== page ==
Thursday, October 21, 2010

A Traveling Woman

My 92-year-old aunt has been having hallucinations for the past several days. She sees a man in her room, sitting in her chair, wearing a black suit, and he won't leave when she tells him to. When we tell her that we don't see the man she is pointing to, she gets angry with us, because after all, there he is sitting right there, what is wrong with you all?

Last night, she refused to go to bed. She refused to get out of her chair because that damn man was just going to make himself comfortable there, and how dare he come into her room and act like he belonged there. And so she sat well into the midnight hour, ignoring the entreaties of the home attendant, who offered to hit the man over the head with the quad cane if he showed up, if my aunt would just get into bed. My mother was beside herself, her voice quavering as she said, "I don't know what else to do." But then she had the idea of offering my husband to go over and chase the man out of the apartment. My aunt brightened, liking the idea.

So at almost midnight my husband pulled on his shoes and a jacket and went over to my aunt's apartment. He didn't engage the man, though. He just sat with my aunt, exchanging rambling talk for close to an hour, not mentioning anything about the man. At last my aunt was tired enough so that my husband was able to coax her into bed.

But at around 5 a.m. this morning, the home attendant found my aunt on the floor next to the bed. She had tried to get up on her own and had fallen. The home attendant called 911. My aunt has now been in the ER all day. Her son is there with her and so is the home attendant. We still don't know if my aunt will be admitted. My mother has been on the phone with me at work for most of the afternoon. She is worried sick about her big sister and feeling rather fragile, so I am heading over there now.

Curiously, when her daughter was still in the house, my aunt's hold on the corporeal world seemed stronger. Since her daughter left, she's been drifting, here but not here as her pacemaker keeps ticking away. Her daughter is now in an outpatient program to get sober and will soon be settled in permanent housing. I think my aunt has finally released her to her own life.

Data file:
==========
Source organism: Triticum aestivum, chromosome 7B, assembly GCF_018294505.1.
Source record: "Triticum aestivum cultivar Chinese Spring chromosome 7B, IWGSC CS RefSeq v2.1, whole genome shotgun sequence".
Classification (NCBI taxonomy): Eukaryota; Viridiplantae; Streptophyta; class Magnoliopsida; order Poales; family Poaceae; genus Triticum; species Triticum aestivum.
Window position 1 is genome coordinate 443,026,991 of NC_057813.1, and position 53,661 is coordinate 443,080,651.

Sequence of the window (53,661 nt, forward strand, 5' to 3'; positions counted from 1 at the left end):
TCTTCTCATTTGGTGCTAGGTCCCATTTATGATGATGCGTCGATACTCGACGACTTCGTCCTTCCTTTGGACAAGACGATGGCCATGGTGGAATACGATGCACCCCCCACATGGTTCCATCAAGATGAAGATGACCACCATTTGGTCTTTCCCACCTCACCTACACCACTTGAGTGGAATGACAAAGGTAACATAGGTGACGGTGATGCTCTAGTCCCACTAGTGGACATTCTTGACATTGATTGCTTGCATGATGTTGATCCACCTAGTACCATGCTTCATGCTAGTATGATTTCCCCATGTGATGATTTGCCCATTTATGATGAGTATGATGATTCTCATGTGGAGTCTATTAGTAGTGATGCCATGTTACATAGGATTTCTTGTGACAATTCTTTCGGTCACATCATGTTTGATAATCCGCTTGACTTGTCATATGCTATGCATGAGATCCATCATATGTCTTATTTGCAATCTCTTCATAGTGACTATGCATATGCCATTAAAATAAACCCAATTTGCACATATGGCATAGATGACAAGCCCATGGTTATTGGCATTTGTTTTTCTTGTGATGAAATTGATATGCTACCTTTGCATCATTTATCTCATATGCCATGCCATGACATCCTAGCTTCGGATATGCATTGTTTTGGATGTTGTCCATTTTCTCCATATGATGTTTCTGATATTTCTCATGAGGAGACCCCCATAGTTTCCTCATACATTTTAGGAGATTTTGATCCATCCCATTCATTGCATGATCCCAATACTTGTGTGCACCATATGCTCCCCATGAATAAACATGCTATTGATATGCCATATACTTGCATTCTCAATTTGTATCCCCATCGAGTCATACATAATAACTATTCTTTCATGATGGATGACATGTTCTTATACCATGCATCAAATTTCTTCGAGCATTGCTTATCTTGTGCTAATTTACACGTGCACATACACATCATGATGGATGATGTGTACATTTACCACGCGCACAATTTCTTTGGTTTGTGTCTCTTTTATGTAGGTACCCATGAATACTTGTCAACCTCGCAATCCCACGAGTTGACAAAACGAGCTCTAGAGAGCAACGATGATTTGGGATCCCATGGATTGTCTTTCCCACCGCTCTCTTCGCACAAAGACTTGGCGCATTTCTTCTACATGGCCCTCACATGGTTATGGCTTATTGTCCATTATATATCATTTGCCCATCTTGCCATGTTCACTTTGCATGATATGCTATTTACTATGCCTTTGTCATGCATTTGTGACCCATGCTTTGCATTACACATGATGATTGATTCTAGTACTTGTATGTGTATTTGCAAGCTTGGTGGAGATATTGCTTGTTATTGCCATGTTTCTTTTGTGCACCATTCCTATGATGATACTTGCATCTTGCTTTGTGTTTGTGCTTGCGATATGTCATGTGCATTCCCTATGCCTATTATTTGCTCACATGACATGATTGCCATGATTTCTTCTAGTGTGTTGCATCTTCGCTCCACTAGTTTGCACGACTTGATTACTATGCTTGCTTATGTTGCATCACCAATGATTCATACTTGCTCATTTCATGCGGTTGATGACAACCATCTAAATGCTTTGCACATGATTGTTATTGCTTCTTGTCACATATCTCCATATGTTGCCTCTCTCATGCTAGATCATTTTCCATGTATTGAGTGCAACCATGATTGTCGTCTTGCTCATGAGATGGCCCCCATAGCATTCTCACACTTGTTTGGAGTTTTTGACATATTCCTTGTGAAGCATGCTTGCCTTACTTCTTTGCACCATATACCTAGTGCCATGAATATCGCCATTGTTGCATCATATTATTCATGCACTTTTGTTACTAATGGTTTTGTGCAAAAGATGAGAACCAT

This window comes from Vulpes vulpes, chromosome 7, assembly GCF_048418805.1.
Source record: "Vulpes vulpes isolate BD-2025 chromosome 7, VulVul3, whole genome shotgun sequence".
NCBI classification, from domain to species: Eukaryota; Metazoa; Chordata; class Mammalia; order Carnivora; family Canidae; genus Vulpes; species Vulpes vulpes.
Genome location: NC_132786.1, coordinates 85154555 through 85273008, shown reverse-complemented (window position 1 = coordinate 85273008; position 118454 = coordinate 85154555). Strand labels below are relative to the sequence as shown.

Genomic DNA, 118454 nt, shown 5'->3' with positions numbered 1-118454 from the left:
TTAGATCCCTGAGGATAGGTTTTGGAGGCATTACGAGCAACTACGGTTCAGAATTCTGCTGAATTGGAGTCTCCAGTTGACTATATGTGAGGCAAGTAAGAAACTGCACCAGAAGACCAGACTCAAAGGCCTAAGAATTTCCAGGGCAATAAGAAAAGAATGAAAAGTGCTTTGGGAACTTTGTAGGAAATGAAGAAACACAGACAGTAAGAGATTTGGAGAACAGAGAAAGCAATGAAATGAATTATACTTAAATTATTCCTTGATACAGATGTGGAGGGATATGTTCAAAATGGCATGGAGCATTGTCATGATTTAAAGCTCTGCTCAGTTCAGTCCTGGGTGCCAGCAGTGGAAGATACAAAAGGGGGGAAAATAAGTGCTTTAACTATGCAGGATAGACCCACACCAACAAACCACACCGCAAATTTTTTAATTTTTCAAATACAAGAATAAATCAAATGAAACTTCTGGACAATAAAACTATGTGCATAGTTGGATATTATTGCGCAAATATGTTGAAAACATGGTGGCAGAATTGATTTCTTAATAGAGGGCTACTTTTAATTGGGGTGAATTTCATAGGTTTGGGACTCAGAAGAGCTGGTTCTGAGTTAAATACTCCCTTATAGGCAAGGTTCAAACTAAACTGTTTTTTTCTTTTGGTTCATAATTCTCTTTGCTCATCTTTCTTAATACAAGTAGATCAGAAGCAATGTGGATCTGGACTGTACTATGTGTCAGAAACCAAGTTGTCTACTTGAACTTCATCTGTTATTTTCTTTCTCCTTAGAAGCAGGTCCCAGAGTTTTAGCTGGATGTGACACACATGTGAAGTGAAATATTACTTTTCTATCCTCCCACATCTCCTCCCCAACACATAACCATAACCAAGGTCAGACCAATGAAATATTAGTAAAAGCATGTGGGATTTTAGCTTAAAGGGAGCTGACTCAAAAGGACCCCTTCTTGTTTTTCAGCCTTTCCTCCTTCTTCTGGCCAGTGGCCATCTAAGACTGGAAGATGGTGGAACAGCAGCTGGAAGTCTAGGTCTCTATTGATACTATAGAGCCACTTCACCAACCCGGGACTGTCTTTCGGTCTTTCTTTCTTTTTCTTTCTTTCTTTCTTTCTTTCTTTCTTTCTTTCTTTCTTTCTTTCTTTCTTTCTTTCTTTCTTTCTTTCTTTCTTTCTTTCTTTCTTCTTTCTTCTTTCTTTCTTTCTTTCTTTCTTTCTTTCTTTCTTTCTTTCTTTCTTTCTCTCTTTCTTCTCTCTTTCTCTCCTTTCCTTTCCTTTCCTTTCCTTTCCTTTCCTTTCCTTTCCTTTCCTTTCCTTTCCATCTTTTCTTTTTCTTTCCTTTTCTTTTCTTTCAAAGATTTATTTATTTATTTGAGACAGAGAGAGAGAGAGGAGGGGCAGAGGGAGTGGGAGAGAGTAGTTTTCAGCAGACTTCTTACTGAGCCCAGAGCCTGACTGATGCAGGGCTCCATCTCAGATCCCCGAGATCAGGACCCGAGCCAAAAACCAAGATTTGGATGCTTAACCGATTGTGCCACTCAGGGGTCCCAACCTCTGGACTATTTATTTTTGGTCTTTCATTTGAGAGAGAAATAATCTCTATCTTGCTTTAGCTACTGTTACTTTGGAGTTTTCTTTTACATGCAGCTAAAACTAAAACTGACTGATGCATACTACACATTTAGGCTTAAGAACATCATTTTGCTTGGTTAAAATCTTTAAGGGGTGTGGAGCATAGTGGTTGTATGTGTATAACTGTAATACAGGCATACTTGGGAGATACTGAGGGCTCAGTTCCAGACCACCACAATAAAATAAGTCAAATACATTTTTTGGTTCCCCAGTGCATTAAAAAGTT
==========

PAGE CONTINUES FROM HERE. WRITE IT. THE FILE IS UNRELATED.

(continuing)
Last night she told my mother, "I'm ready to travel now." At least that's what my mother thinks she said.


  1. okay this may seem out there but I'm of the mind that there may very well have been a 'man' in a black suit in the room that only your aunt (and maybe some others who just weren't around) could see.

    life and death are mysterious things and the veil between the two worlds can be very thin - especially when one is 92 and particularly at this time of year.

    thoughts of comfort for your aunt. i hope the presence doesn't fill her with anxiety.

    she will travel home to god when the time is right - i just pray the passage is smooth - and that her family supports her in whatever trip she wants to take.....

    hugs to you dear friend and comforting wishes to your family.

  2. IT sounds to me as if she is ready to travel. Why is getting old so very hard?
    Your husband is a blessing.

  3. mouse, i agree with what you say. i do believe my aunt is seeing that man, even though we cannot perceive him. a few months ago, she saw her late husband all the time. they would have chats, even, and for her that was comforting, even amusing. but this man she doesn't seem to like at all.

    she came home from the hospital tonight, and appeared very fresh and serene as she settled down for bed. i think her day was more interesting that most, that her trip in the ambulance and the commotion of the emergency room were a mini adventure, since she wasn't actually feeling ill. she sustained no apparent damage in her fall.

    she's 92; one needs to be prepared for anything. and yet.

    i so appreciate your comforting words. they mean a lot.

  4. Ms. Moon, i suspect you're right about the traveling. she's certainly getting prepared. And yes, my husband is a rare one. A blessing and blessed.

  5. I'm glad she didn't hurt herself when she fell.

    Oh, it really does seem so very hard to be old. I hope your mother isn't spending too much time worrying. (Or you, for that matter.)

  6. ellen, i do worry about them both. i think my mom is concerned about becoming as incapacitated as her big sister. she would hate that. but she grows more frail. it is hard. we do the best we can.